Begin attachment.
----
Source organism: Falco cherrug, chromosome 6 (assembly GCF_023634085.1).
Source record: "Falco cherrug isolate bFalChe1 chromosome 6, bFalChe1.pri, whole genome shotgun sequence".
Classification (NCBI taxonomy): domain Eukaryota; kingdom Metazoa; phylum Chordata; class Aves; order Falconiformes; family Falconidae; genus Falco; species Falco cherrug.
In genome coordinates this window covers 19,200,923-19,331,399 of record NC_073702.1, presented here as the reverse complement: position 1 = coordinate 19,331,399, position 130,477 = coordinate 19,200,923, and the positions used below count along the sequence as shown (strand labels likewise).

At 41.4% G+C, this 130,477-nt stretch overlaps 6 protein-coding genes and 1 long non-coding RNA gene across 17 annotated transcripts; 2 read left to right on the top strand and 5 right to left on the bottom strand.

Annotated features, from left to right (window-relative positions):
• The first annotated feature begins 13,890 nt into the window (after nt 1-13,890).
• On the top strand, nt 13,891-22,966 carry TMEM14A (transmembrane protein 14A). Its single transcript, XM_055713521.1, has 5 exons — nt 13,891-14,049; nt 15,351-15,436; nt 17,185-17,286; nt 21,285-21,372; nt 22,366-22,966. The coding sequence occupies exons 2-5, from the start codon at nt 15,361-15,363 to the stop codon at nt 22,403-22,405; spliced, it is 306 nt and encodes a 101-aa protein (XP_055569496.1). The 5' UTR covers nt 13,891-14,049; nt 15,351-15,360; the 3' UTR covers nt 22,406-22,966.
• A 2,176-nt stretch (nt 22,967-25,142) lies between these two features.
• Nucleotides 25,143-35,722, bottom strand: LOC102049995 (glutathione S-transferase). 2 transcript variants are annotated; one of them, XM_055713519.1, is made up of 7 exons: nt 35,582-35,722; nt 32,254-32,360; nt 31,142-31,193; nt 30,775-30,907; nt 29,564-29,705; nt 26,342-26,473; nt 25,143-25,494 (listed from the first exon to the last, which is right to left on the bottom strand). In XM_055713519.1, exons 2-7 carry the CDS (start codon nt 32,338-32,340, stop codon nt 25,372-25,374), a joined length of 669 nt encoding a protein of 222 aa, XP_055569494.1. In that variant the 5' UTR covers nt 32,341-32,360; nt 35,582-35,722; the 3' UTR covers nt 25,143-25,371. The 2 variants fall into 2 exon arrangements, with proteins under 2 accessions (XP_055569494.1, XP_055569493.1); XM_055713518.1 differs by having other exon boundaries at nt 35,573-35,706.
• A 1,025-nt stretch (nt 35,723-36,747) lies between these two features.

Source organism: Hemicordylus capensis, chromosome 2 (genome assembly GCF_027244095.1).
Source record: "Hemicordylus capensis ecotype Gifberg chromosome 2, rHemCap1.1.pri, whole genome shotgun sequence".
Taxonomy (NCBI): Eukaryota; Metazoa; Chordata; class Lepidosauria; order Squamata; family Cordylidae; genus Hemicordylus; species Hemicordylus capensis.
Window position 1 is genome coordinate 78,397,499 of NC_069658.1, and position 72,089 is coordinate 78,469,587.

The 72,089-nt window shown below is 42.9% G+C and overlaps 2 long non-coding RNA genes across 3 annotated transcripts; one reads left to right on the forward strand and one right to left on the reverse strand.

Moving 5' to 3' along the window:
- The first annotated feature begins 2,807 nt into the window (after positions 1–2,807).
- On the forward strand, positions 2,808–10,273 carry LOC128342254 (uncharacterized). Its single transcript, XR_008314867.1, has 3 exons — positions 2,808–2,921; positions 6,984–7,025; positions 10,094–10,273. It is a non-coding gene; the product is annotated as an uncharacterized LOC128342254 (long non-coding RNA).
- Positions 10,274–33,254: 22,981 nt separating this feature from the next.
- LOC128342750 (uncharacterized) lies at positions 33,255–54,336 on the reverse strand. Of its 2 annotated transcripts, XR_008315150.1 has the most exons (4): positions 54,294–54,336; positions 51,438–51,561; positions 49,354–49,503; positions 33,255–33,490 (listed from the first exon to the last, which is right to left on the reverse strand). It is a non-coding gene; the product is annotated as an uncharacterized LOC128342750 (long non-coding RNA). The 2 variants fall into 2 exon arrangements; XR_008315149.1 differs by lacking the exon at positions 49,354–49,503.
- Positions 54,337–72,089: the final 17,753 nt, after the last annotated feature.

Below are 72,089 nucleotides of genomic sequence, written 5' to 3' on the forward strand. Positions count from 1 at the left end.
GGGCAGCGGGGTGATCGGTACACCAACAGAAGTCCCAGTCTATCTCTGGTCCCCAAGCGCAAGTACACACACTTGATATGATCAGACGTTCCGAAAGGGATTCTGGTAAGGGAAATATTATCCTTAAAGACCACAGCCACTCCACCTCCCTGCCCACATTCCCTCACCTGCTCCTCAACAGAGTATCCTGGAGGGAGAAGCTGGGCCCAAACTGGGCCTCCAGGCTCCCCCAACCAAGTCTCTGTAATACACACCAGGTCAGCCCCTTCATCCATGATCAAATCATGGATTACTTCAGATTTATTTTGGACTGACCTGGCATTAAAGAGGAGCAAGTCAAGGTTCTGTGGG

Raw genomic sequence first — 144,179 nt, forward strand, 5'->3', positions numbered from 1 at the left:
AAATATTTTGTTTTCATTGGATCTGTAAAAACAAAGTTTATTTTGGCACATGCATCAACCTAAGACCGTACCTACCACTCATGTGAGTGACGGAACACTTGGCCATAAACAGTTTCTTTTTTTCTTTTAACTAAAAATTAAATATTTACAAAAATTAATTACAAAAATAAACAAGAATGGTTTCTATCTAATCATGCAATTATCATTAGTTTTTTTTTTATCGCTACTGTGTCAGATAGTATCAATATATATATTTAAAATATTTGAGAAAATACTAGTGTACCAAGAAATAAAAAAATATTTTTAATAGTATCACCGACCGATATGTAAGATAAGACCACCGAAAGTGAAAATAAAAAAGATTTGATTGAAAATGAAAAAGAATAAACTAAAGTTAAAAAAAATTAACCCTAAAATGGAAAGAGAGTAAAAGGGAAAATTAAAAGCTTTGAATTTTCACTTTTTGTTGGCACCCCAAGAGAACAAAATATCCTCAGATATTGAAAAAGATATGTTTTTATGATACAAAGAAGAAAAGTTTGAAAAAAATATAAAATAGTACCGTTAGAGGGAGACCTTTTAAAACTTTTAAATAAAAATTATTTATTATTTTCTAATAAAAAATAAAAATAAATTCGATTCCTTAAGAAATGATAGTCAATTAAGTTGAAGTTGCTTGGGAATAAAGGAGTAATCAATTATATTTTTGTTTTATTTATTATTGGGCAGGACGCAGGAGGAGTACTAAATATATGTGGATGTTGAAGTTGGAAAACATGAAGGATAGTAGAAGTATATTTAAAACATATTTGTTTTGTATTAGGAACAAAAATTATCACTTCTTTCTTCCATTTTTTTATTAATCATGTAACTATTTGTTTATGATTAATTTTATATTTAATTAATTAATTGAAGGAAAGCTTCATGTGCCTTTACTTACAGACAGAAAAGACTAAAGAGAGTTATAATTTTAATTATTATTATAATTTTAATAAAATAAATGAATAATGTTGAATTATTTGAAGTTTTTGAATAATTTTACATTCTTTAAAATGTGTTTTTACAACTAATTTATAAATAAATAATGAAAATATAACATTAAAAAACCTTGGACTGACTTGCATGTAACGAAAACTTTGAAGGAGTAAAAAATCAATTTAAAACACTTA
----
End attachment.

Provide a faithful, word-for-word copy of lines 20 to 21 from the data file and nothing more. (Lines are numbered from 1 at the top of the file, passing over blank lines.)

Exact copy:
- Positions 10,274–33,254: 22,981 nt separating this feature from the next.
- LOC128342750 (uncharacterized) lies at positions 33,255–54,336 on the reverse strand. Of its 2 annotated transcripts, XR_008315150.1 has the most exons (4): positions 54,294–54,336; positions 51,438–51,561; positions 49,354–49,503; positions 33,255–33,490 (listed from the first exon to the last, which is right to left on the reverse strand). It is a non-coding gene; the product is annotated as an uncharacterized LOC128342750 (long non-coding RNA). The 2 variants fall into 2 exon arrangements; XR_008315149.1 differs by lacking the exon at positions 49,354–49,503.